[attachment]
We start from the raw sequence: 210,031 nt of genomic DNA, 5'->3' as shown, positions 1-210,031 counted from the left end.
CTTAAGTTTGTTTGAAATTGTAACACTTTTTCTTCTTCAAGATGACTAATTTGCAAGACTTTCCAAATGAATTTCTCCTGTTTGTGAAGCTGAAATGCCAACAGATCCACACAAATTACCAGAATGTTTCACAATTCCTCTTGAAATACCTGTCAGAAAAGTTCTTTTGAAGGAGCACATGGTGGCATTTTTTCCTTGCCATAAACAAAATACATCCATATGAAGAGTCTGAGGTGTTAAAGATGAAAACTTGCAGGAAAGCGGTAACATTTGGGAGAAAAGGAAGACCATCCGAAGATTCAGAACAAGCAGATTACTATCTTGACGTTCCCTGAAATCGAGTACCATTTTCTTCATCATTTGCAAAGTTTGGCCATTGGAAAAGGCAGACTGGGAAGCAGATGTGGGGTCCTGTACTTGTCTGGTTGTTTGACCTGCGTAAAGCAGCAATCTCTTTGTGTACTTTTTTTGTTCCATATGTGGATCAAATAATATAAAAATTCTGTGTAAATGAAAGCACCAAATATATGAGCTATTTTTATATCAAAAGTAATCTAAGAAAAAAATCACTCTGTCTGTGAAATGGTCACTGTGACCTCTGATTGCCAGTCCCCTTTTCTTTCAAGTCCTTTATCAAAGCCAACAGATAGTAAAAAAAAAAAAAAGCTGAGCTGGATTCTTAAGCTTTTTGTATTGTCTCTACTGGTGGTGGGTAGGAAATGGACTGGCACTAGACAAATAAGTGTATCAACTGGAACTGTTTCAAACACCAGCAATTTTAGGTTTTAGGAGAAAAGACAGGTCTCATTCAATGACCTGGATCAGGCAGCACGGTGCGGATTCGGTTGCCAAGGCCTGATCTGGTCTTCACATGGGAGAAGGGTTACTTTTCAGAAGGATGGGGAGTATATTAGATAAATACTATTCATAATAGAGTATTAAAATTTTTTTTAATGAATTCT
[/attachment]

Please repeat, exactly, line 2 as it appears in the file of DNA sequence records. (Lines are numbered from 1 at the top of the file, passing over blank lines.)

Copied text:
CTTAAGTTTGTTTGAAATTGTAACACTTTTTCTTCTTCAAGATGACTAATTTGCAAGACTTTCCAAATGAATTTCTCCTGTTTGTGAAGCTGAAATGCCAACAGATCCACACAAATTACCAGAATGTTTCACAATTCCTCTTGAAATACCTGTCAGAAAAGTTCTTTTGAAGGAGCACATGGTGGCATTTTTTCCTTGCCATAAACAAAATACATCCATATGAAGAGTCTGAGGTGTTAAAGATGAAAACTTGCAGGAAAGCGGTAACATTTGGGAGAAAAGGAAGACCATCCGAAGATTCAGAACAAGCAGATTACTATCTTGACGTTCCCTGAAATCGAGTACCATTTTCTTCATCATTTGCAAAGTTTGGCCATTGGAAAAGGCAGACTGGGAAGCAGATGTGGGGTCCTGTACTTGTCTGGTTGTTTGACCTGCGTAAAGCAGCAATCTCTTTGTGTACTTTTTTTGTTCCATATGTGGATCAAATAATATAAAAATTCTGTGTAAATGAAAGCACCAAATATATGAGCTATTTTTATATCAAAAGTAATCTAAGAAAAAAATCACTCTGTCTGTGAAATGGTCACTGTGACCTCTGATTGCCAGTCCCCTTTTCTTTCAAGTCCTTTATCAAAGCCAACAGATAGTAAAAAAAAAAAAAAGCTGAGCTGGATTCTTAAGCTTTTTGTATTGTCTCTACTGGTGGTGGGTAGGAAATGGACTGGCACTAGACAAATAAGTGTATCAACTGGAACTGTTTCAAACACCAGCAATTTTAGGTTTTAGGAGAAAAGACAGGTCTCATTCAATGACCTGGATCAGGCAGCACGGTGCGGATTCGGTTGCCAAGGCCTGATCTGGTCTTCACATGGGAGAAGGGTTACTTTTCAGAAGGATGGGGAGTATATTAGATAAATACTATTCATAATAGAGTATTAAAATTTTTTTTAATGAATTCT